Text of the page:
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Jefferson’s International Relevance: The Declaration of Independence

Lesson Plan

General

Grade Level

Middle School

Author Info

Melissa Mitchem
[email protected]
Casablanca American School
Route de la Mecque, Lotissement Ougoug, Quartier Californie
Casablanca, MA 20150

Type of Lesson

Document Analysis

Duration

1-2 class periods

Objectives

Overview

In this lesson, students will discuss the idea of globalization existing, not as a late twentieth century phenomenon, but as a process taking place as early as the late eighteenth century. Thomas Jefferson was tasked to write a declaration of independence in 1776 after American colonists protested harsh laws, such as the Stamp Act, put upon them by Great Britain. When Jefferson finished writing the declaration, it was spread throughout the colonies and inspired many colonists during the American Revolution. The document also made its way around the world and was used as a model for the Manifesto of the Province of Flanders in 1790. Jefferson’s declaration was mentioned as an inspiration in other such documents, including the Declaration of Independence of the Czechoslovak Nation of 1918 and Vietnamese Declaration of Independence in 1945. The importance of Jefferson’s ideas thus transcends both time and space since they were put to paper.

Prior Knowledge

This lesson is designed for students in international or American schools abroad as well as students in the United States with limited exposure to American studies and history. It is designed for an American history class, but depending on the curriculum, it could be adapted to suit a world history classroom. Students who have been studying the causes of the American Revolution will find this lesson relevant to their studies. Exposure to 18th century primary sources is recommended prior to this lesson, but it is not imperative.

State Standards

Virginia Standards of Learning: 6th grade US History to 1865

USI.6 The student will demonstrate knowledge of the causes and results of the American Revolution by

a) identifying the issues of dissatisfaction that led to the American Revolution;

b) identifying how political ideas shaped the revolutionary movement in America and led to the Declaration of Independence;

c) describing key events and the roles of key individuals in the American Revolution, with emphasis on George Washington, Benjamin Franklin, Thomas Jefferson, and Patrick Henry;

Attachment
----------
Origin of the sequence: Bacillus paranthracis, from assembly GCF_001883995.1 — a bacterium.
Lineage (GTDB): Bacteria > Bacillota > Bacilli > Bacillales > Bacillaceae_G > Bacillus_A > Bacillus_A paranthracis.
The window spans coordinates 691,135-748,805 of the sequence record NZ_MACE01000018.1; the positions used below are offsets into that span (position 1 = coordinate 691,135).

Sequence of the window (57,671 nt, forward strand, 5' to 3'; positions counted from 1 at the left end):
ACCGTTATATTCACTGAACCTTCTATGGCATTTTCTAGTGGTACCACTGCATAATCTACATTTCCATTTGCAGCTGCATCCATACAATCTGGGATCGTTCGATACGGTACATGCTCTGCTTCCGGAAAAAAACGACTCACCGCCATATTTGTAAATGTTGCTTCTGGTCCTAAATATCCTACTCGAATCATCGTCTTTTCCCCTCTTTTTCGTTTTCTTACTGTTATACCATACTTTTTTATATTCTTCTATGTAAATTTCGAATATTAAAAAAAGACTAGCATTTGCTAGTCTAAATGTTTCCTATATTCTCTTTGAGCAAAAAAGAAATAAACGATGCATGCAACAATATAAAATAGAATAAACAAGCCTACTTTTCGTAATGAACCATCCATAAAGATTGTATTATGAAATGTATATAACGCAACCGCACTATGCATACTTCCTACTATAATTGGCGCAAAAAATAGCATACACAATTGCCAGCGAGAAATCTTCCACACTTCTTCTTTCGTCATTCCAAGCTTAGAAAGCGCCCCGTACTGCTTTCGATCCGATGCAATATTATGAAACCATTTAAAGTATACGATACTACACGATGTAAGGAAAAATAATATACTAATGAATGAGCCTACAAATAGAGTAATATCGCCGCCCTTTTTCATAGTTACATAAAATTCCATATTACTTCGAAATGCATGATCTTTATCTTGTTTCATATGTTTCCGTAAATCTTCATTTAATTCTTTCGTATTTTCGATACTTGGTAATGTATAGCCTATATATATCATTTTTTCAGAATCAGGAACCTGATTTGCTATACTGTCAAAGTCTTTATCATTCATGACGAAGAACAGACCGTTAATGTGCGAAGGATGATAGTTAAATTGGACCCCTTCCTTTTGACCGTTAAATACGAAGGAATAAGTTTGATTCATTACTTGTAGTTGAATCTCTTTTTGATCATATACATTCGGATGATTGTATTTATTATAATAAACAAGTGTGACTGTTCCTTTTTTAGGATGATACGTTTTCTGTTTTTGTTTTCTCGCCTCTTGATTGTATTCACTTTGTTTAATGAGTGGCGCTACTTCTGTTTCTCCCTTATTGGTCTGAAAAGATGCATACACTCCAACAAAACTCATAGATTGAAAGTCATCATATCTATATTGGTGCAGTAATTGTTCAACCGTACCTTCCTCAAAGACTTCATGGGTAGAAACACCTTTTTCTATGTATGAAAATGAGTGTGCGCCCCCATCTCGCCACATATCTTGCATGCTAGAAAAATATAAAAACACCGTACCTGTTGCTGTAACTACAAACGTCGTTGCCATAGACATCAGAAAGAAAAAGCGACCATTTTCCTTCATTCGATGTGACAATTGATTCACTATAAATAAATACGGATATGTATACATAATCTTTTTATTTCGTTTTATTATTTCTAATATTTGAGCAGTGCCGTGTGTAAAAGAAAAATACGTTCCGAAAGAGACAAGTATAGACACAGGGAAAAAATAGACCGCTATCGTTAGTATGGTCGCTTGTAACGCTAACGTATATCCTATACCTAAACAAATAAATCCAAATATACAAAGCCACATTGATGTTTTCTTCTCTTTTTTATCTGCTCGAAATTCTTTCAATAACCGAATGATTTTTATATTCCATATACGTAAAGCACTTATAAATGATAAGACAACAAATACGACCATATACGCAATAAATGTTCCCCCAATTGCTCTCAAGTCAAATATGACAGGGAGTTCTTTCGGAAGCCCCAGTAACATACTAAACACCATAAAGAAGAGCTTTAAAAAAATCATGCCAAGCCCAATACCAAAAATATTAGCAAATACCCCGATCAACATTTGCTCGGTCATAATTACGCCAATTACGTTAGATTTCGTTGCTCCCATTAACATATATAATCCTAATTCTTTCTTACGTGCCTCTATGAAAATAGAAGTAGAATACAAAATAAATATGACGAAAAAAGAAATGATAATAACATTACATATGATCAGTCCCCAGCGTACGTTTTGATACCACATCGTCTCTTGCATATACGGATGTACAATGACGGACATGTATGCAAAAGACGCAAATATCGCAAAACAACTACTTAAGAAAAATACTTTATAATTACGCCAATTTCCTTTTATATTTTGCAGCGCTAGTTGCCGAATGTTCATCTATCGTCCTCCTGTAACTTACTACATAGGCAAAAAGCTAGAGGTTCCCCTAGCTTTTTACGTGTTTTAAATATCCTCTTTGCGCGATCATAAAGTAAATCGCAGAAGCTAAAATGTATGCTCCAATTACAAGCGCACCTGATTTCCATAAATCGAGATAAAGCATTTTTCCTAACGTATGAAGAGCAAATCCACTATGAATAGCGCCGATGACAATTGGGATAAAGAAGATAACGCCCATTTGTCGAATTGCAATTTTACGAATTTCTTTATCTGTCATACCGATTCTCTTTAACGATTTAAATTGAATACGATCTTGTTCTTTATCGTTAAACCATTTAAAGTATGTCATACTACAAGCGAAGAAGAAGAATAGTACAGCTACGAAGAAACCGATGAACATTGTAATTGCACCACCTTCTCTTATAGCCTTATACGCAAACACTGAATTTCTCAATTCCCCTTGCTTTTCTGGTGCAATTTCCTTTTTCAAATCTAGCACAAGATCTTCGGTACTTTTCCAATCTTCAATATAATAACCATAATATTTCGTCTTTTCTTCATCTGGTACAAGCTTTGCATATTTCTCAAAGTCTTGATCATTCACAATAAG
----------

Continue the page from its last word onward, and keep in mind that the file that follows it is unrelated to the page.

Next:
d) explaining reasons why the colonies were able to defeat Great Britain.

——

Virginia Standards of Learning: 8th Grade Civics and Economics

CE.2 The student will demonstrate knowledge of the foundations of American constitutional government by

a) explaining the fundamental principles of consent of the governed, limited government, rule of law, democracy, and representative government;

b) explaining the significance of the charters of the Virginia Company of London, the Virginia Declaration of Rights, the Declaration of Independence, the Articles of Confederation, the Virginia Statute for Religious Freedom, and the Constitution of the United States, including the Bill of Rights;

c) identifying the purposes for the Constitution of the United States as stated in its Preamble;

d) identifying the procedures for amending the Constitution of Virginia and the Constitution of the United States.

—–

Common Core Social Studies: English/Language Arts Standards- History/Social Studes- Grades 6-8

CCSS.ELA-Literacy.RH.6-8.1 Cite specific textual evidence to support analysis of primary and secondary sources.

Objectives/Learning Outcomes

Students will understand that globalization has been a phenomenon throughout human history.

Students will know that other nations produced independence documents after Thomas Jefferson's Declaration of Independence.

Students will know the similarities and differences between Jefferson's Declaration of Independence and other declarations of independence, such as lists of complaints against colonial powers and proclamations of independence.

Students will know the key components in Jefferson's Declaration of Independence (stated grievances against the king of Great Britain, declared the colonies' independence from Great Britain, affired "certain unalienable rights" (life, libtery, and the pursuit of happiness), established the idea that all people are equal under the law.

Students will know key terms including: globalization, sovereignty, grievance, unalienable, and tyranny.

Students will be able to analyze primary source documents, such as the American Declaration of Independence.

Students will be able to compare and contrast various independence documents.

Students will write a paragraph response to the lesson's essential question.

Essential Questions

To what extent was/is Jefferson’s Declaration of Independence an example of globalization?

Procedures

  1. 10-15 minutes

    *All Worksheets can be found in the "Jefferson's International Relevance: The Declaration of Independence Lesson Plan" in "Related Assets" section under the Handouts and Downloads section.